Acupuncture consists of an individual assessment and subsequent insertion of very fine needles into specific points in the body. Insertion of the needles can cause the body to release its own pain relieving chemicals. It can also cause relaxation or stimulation of the body or mind. Specialist trained musculoskeletal physiotherapists can use acupuncture as an adjunct to an individualised treatment plan, which might also consist of exercise or manual therapy.
Turner suggests trying to be relaxed and well rested. Avoid smoking or alcohol for at least two hours prior to and after treatment is also important. We request that you please switch off your mobile phone or turn it to silent so that you can relax and get the full benefits from acupuncture. During acupuncture, you will have needles inserted into specific points in your body and to get optimal results it is important that you relax and lay reasonably still. Some skin will have to be exposed, however your physiotherapist will do their best to preserve your dignity and avoid exposing more skin than necessary. If you feel uncomfortable about the level of exposure at any time please speak to your physiotherapist who will ensure your comfort. Most patients feel only mild discomfort when the needle is inserted, while others feel nothing at all. Some feel a dull ache around where the needle is inserted. Occasionally patients have a stronger response when a trigger point is being released. These are all normal responses to acupuncture. Acupuncture can be a beneficial adjunct however it does not work on everyone. Frequently benefits are felt after about 3-4 sessions, although some patients require more or less sessions.
Turner explains the process of acupuncture. The insertion of the needle into the skin causes microtrauma and inflammation Turner explains. As we rotate the needle, as we stimulate that needle, we get mechanical transduction (the gripping of the fibres).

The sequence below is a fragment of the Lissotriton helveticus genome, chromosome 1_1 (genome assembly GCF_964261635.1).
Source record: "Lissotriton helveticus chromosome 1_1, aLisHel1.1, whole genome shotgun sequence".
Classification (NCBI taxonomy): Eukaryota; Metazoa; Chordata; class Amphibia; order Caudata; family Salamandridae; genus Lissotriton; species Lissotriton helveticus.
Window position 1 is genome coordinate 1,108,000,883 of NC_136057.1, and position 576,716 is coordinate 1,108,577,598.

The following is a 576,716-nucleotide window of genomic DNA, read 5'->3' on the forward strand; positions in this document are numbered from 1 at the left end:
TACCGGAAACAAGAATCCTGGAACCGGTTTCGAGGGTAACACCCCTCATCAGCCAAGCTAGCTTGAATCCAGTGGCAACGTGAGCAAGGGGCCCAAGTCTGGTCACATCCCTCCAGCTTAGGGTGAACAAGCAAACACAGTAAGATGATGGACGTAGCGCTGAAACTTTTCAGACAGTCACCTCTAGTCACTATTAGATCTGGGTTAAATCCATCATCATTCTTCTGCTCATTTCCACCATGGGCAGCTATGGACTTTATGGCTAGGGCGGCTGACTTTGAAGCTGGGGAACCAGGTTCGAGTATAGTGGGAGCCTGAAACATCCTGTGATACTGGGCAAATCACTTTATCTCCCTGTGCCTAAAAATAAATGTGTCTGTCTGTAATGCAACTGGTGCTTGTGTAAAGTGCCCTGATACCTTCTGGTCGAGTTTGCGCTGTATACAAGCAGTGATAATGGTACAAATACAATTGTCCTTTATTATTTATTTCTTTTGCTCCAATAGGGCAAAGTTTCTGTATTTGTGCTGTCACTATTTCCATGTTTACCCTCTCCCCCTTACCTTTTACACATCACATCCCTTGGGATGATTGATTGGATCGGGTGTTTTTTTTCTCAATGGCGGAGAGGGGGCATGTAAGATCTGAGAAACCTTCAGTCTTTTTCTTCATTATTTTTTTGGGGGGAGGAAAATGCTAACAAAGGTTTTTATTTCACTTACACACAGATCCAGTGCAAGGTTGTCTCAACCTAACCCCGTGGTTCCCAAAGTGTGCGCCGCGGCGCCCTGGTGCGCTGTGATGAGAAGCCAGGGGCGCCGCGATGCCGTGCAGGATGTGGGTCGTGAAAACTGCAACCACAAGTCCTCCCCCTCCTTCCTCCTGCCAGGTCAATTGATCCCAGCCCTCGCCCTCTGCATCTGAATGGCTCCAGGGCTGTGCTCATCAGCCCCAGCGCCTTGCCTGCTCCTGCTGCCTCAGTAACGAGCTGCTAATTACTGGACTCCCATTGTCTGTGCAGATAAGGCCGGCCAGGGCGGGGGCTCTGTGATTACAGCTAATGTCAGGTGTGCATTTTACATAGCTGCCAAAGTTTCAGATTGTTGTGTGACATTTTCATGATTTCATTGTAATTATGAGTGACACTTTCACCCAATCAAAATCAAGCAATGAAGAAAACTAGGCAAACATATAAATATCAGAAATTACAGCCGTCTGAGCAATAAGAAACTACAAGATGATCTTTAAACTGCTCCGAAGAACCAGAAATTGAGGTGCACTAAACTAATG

A-delta (small diameter myelinated afferents have a very rapid conduction rate compared to the non-myelinated C fibres) and C fibres start this stimulus response take the signals up the spinal cord to the dorsal horn.
When the message arrives in the brain it is put into a social context and the limbic system processes the pain experience from an emotional perspective. This is interesting and explains why our thought process can in some cases effect our pain experience.
What we get here is a synapse because the A-delta fibres continue to terminate at the archonucleus. So, we get s synapsing here at segmental level. As we get that synapsing, as it attempts to ascend the anterior lateral tract we get these synapses that intermediate neurons area and it stimulates these fibres at segmental level, this excitation of these fibres causes the release of metenkephalin.
Metenkephalin in the spinal cord has several functions. One of its functions is it can inhibit C fibre transmission by creating pre-synaptic inhibition it will close the presynaptic gate so when we think about this this is also known as the gate control theory.
The release of beta-endorphin causes a descending response through the dorso-lateral tract. This descending response releases serotonin and noradrenalin. Serotonin influences the intermediate neurons and much as the A-delta fibres arriving at the spinal segment excited them so does the release of serotonin and causes the release of metenkephalin, so it reinforces pre-synaptic inhibition. Noradrenalin is released throughout the spinal cord and this has an inhibitory effect on the post synaptic terminal, so it closes the gate from the other side.